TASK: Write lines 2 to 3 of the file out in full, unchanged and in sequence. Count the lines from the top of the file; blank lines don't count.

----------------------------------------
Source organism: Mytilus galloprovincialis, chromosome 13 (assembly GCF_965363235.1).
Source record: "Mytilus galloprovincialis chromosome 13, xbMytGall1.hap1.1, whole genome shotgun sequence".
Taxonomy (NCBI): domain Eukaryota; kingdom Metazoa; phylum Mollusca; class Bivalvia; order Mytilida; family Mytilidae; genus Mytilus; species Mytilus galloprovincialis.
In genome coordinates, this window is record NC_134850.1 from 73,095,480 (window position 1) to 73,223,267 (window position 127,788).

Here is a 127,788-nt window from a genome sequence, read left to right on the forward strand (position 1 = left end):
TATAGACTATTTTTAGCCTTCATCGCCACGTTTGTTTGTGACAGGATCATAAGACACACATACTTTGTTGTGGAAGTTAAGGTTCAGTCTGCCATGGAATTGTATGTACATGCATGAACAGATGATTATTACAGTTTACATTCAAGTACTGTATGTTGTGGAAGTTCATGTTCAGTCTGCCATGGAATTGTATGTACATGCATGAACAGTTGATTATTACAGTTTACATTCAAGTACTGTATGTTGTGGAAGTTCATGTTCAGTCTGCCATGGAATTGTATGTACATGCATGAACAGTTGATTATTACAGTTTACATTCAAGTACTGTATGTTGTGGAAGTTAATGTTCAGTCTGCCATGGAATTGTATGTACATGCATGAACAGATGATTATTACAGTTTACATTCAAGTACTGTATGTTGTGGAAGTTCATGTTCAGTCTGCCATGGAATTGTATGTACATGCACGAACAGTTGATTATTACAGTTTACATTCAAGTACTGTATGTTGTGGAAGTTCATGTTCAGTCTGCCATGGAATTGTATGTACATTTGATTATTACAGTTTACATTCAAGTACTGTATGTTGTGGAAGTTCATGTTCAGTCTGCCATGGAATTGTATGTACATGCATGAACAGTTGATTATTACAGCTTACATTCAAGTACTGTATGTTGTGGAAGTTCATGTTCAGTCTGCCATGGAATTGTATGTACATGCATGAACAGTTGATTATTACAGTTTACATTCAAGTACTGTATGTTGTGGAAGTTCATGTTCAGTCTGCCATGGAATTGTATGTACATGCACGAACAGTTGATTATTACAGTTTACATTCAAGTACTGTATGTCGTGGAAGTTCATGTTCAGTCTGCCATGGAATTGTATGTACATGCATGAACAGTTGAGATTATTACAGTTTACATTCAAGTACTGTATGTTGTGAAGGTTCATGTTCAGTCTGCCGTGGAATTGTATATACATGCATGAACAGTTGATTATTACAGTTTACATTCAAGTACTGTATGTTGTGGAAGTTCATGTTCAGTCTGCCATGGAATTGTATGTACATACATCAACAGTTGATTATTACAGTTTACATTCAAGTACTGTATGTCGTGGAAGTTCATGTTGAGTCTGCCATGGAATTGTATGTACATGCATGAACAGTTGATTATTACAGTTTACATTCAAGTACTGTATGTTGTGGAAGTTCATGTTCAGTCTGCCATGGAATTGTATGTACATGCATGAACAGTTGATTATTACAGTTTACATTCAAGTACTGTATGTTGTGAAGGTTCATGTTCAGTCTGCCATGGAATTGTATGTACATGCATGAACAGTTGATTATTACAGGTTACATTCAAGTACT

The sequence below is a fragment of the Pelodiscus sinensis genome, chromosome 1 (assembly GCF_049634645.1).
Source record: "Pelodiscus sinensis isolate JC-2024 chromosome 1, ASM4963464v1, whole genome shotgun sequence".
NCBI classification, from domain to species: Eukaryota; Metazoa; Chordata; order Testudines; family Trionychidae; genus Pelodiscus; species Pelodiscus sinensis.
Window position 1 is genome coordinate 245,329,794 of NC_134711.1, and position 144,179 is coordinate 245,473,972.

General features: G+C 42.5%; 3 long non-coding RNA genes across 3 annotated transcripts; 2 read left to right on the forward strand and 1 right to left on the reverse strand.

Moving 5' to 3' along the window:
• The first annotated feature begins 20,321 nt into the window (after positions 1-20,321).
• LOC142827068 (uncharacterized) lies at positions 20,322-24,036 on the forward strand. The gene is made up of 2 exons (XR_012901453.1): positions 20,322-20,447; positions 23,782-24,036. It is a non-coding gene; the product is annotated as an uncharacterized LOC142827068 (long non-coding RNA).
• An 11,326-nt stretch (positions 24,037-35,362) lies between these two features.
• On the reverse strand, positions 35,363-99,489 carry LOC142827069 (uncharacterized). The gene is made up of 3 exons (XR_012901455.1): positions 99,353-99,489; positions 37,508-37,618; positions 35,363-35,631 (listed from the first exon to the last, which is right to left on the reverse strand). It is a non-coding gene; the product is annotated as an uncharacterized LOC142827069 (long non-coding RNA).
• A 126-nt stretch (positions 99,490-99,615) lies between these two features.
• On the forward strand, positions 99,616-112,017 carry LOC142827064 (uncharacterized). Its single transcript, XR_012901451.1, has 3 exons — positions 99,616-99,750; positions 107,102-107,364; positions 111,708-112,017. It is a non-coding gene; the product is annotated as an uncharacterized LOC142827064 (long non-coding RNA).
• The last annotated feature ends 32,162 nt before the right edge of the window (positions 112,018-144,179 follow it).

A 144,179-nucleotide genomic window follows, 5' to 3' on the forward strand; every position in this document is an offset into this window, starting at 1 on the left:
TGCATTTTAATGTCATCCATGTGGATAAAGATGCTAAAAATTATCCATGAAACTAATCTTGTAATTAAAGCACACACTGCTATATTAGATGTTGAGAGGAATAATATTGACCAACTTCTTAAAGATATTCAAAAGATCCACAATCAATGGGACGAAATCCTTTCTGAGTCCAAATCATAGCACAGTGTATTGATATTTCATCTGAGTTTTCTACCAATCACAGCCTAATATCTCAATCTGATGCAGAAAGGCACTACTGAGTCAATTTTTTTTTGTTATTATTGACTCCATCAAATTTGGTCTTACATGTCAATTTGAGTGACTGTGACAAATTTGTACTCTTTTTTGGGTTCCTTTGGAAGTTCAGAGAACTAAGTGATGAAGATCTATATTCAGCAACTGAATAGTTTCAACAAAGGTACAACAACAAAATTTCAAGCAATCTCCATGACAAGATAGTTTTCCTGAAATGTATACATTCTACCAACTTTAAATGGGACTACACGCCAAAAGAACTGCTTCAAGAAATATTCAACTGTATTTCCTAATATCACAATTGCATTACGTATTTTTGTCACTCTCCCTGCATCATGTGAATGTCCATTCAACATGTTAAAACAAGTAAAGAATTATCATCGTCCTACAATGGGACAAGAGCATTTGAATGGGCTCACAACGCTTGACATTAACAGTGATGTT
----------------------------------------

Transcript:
Source record: "Mytilus galloprovincialis chromosome 13, xbMytGall1.hap1.1, whole genome shotgun sequence".
Taxonomy (NCBI): domain Eukaryota; kingdom Metazoa; phylum Mollusca; class Bivalvia; order Mytilida; family Mytilidae; genus Mytilus; species Mytilus galloprovincialis.